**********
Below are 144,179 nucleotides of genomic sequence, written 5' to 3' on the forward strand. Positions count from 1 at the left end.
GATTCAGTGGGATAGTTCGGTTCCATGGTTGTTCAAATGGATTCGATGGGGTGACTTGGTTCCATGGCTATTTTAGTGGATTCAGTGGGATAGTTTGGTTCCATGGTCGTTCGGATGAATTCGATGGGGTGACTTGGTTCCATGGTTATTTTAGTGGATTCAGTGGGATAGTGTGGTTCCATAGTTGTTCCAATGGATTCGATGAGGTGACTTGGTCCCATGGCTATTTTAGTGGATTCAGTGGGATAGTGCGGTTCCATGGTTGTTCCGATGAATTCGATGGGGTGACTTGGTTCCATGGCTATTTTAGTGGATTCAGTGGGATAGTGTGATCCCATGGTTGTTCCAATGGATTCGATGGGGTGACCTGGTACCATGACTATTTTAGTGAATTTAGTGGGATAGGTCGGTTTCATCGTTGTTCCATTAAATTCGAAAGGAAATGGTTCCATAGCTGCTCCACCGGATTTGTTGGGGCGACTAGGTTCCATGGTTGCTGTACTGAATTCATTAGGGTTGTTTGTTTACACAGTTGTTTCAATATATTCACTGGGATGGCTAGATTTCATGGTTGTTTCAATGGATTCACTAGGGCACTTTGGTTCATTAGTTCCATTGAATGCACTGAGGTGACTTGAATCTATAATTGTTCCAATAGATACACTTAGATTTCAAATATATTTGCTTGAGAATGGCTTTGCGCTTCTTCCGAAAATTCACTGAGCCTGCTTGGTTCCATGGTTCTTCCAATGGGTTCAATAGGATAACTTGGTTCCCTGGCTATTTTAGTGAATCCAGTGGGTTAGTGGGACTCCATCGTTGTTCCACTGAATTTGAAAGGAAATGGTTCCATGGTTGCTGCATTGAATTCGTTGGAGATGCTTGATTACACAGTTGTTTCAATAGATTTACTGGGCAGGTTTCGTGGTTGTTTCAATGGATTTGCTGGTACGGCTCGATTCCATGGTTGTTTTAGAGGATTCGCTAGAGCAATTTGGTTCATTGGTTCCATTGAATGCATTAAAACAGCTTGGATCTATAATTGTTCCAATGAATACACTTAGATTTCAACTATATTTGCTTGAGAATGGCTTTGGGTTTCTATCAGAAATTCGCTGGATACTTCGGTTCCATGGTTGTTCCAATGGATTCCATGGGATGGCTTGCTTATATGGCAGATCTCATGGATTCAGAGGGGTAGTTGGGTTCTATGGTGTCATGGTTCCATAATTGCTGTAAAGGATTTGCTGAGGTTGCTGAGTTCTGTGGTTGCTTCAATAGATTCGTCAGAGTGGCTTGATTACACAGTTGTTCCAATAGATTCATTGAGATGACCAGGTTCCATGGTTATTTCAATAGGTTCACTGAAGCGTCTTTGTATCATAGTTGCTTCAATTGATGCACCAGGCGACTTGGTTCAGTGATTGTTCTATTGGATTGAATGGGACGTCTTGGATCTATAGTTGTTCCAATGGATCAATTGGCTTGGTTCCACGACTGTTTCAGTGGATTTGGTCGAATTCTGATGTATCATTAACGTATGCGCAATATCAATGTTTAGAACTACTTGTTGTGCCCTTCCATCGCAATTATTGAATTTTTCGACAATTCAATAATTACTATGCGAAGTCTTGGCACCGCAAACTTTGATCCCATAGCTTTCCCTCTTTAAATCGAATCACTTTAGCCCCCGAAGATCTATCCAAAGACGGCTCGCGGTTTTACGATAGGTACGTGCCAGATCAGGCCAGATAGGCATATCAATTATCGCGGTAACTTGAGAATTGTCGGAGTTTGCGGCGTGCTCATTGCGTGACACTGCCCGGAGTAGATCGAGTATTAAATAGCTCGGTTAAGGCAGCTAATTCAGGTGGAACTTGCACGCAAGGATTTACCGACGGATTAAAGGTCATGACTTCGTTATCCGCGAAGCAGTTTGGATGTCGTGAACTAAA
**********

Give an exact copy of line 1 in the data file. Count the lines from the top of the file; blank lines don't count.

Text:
Below are 144,179 nucleotides of genomic sequence, written 5' to 3' on the forward strand. Positions count from 1 at the left end.